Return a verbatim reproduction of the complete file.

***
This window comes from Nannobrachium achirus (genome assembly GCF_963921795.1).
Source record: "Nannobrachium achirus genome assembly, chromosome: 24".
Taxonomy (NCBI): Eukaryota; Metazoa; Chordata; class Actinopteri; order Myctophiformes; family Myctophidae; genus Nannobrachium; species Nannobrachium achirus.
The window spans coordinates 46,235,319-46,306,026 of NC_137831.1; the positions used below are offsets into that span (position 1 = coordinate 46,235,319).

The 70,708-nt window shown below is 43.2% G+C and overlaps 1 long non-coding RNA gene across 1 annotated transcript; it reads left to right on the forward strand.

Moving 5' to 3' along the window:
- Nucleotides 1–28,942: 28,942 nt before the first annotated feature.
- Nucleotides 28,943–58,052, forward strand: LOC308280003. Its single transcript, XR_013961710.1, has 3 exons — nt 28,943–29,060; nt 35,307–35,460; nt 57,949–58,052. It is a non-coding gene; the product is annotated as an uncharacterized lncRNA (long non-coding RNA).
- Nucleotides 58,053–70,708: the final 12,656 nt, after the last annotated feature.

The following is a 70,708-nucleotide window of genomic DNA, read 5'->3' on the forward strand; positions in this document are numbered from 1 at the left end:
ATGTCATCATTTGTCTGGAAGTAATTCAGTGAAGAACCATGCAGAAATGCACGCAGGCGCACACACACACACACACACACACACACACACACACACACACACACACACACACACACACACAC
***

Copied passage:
This window comes from Nannobrachium achirus (genome assembly GCF_963921795.1).
Source record: "Nannobrachium achirus genome assembly, chromosome: 24".
Taxonomy (NCBI): Eukaryota; Metazoa; Chordata; class Actinopteri; order Myctophiformes; family Myctophidae; genus Nannobrachium; species Nannobrachium achirus.
The window spans coordinates 46,235,319-46,306,026 of NC_137831.1; the positions used below are offsets into that span (position 1 = coordinate 46,235,319).

The 70,708-nt window shown below is 43.2% G+C and overlaps 1 long non-coding RNA gene across 1 annotated transcript; it reads left to right on the forward strand.

Moving 5' to 3' along the window:
- Nucleotides 1–28,942: 28,942 nt before the first annotated feature.
- Nucleotides 28,943–58,052, forward strand: LOC308280003. Its single transcript, XR_013961710.1, has 3 exons — nt 28,943–29,060; nt 35,307–35,460; nt 57,949–58,052. It is a non-coding gene; the product is annotated as an uncharacterized lncRNA (long non-coding RNA).
- Nucleotides 58,053–70,708: the final 12,656 nt, after the last annotated feature.

The following is a 70,708-nucleotide window of genomic DNA, read 5'->3' on the forward strand; positions in this document are numbered from 1 at the left end:
ATGTCATCATTTGTCTGGAAGTAATTCAGTGAAGAACCATGCAGAAATGCACGCAGGCGCACACACACACACACACACACACACACACACACACACACACACACACACACACACACACACAC